The benefits of flexible pricing to the vendor can also create new challenges when it comes to managing financial reports and projections. It’s vital to ensure you’re correctly accounting for reductions in discounting, reductions in overall customer churn, and increased upsell opportunities as you work to assess a flexible pricing program and communicate its benefits to executives, directors, and investors.
A data-driven solution
With so many variables in play, software leaders sometimes struggle to build a cohesive, data-based picture of where their business is going. But the reality is that the same tools required to implement an effective flexible payment solution can also help you to manage financial reporting and forecasting.
That’s because your flexible payment infrastructure should be a tight-knit part of your overall fintech apparatus. Pricing and payment options shouldn’t just be left to the whims of your customer; they should be tailored to each customer’s specific value and risk profile, as part of an intelligent, data-driven, and fully integrated tech stack.
When you connect the dots between the different elements of your business, using the right SaaS payment solution to manage your offering, it becomes possible to capture and analyze critical financial performance data in real time — and to use that data to rapidly create effective forecasting that deliver full visibility into both where your business is and where it’s going.
A more agile approach
Traditional SaaS forecasting draws on historical data sources to project future performance. In terms of providing a general overview, that’s a solid approach — but it isn’t nearly forensic enough to navigate the intricacies of flexible payments. If a SaaS business wants to innovate on pricing, it also needs to innovate on forecasting, which means analyzing financial information from across the organization. Brands need to lean into more powerful AI-enabled analytics that draw on data from across their operations — including their payment tools — to deliver rich and actionable intelligence in real time.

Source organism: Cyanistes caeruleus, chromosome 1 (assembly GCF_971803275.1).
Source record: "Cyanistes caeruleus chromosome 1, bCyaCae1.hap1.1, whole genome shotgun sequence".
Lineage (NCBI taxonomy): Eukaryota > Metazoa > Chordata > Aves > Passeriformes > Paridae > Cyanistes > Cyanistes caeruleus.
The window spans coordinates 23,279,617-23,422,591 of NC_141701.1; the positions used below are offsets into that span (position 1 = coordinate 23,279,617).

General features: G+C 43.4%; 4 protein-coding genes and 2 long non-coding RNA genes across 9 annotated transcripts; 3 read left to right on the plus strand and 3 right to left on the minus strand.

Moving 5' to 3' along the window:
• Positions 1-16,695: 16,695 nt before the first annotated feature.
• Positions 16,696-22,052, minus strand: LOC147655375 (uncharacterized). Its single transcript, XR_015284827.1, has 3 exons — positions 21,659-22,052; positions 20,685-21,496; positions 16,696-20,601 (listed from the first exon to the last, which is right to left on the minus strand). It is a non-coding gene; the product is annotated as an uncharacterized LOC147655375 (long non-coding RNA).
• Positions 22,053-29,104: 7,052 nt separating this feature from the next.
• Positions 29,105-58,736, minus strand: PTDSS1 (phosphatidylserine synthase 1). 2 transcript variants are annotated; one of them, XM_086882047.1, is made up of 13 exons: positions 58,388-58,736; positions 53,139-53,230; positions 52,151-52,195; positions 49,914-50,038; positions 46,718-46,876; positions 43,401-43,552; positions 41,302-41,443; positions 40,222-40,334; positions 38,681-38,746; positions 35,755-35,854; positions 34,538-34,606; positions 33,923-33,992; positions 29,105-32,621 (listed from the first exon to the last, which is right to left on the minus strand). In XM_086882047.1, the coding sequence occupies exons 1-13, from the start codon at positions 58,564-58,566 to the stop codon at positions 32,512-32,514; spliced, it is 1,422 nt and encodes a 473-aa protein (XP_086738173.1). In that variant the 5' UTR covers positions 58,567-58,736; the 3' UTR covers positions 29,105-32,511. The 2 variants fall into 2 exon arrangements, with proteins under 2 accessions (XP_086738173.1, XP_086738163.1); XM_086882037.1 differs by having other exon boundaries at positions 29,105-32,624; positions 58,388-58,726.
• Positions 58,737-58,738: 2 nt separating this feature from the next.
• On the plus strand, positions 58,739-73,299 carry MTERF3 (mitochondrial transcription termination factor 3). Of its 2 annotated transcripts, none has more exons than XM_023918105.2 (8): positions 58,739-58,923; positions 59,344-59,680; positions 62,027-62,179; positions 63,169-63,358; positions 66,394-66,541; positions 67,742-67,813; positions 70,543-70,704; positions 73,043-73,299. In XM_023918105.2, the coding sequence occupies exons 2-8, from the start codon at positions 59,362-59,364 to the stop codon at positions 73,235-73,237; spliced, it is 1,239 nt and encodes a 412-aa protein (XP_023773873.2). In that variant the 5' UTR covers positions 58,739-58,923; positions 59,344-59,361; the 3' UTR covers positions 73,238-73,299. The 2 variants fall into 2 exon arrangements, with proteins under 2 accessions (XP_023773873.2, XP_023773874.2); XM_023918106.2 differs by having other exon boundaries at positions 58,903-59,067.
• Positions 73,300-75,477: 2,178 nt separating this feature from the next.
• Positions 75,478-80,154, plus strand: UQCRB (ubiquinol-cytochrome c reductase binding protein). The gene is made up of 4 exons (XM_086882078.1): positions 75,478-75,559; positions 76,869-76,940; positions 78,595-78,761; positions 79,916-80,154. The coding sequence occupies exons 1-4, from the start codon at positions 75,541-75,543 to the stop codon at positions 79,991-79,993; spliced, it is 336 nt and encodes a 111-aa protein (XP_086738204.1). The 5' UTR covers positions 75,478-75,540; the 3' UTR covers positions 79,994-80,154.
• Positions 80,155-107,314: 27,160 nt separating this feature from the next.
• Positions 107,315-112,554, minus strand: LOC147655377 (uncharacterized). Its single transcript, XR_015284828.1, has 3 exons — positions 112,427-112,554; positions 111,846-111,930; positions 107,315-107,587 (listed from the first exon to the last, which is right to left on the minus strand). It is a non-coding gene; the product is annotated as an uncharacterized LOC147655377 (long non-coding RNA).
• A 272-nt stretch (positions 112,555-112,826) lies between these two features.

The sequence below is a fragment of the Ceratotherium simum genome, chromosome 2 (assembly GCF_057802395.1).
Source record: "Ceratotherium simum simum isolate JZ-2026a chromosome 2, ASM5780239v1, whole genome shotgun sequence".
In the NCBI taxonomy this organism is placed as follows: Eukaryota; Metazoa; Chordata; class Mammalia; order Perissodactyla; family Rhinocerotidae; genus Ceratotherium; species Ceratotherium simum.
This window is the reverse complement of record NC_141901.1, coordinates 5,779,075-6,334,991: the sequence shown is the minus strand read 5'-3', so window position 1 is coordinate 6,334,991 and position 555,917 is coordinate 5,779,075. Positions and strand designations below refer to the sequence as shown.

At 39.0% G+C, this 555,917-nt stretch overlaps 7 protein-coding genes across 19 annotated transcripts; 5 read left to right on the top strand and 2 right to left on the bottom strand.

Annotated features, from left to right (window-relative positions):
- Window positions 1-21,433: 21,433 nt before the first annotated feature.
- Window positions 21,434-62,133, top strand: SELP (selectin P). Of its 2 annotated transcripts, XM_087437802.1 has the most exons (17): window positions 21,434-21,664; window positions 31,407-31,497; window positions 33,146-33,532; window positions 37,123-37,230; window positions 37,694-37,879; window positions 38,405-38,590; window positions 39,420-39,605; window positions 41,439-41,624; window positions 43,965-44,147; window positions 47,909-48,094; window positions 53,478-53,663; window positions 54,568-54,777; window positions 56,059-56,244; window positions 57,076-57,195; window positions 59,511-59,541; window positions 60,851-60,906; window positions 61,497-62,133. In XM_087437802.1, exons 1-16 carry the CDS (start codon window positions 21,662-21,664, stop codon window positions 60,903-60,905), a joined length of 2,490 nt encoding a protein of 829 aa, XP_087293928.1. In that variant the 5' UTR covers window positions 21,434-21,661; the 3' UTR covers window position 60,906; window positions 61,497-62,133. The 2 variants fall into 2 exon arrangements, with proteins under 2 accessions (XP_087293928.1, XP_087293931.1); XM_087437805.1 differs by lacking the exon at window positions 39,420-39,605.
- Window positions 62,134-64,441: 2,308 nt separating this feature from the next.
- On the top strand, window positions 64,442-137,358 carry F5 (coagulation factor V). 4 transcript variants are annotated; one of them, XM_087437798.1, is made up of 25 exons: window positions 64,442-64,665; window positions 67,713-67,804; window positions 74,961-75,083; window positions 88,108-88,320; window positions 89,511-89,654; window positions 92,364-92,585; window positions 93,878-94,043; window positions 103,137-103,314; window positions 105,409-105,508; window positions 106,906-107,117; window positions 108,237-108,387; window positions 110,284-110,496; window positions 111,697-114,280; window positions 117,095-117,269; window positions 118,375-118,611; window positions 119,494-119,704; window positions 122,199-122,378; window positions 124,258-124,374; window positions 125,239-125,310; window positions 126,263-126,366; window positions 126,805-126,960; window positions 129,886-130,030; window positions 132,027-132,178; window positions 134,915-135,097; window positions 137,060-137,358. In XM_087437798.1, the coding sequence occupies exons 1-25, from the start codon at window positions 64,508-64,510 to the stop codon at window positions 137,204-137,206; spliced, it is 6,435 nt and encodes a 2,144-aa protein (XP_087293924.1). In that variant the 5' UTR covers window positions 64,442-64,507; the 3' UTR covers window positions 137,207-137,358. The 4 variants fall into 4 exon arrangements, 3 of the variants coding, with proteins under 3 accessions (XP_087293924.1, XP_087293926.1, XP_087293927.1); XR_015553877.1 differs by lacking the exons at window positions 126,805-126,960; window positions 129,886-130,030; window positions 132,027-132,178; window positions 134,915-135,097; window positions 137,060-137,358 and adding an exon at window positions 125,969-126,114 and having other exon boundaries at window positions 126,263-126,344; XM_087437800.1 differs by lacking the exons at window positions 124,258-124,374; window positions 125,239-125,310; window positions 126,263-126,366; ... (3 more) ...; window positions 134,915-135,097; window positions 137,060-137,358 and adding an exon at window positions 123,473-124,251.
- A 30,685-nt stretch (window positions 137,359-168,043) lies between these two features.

Such tools can provide far more visibility into how payment decisions impact future performance — not just locked-in revenues, but also likely churn rate, customer health scores, and so on. Armed with that granular, forward-facing financial intelligence, service providers can also leverage vendors’ existing contracts to provide low-cost capital, helping SaaS companies to manage their cash flow and cope with the revenue volatility that can accompany flexible payment options.
Planning for the future
Accurate forecasting is a vital capability for today’s SaaS companies, especially as they seek to win customers and maximize revenues with new flexible payment strategies. Reliable and up-to-date data is essential if SaaS leaders are to make smart decisions, drive enduring growth, and win over investors.
To achieve the kind of robust and intelligent financial planning that’s needed, SaaS leaders need to leverage technological innovations to deliver full visibility across their operations. With a well developed fintech stack, vendors can gain a holistic view of their financial capabilities, see clearly where and when revenue is coming in; planning strategically for the future.
At Ratio, we’re helping SaaS businesses keep track of their key financial indicators while drawing on new capital channels and offering customers the pricing flexibility they desire. Visit our website to learn more.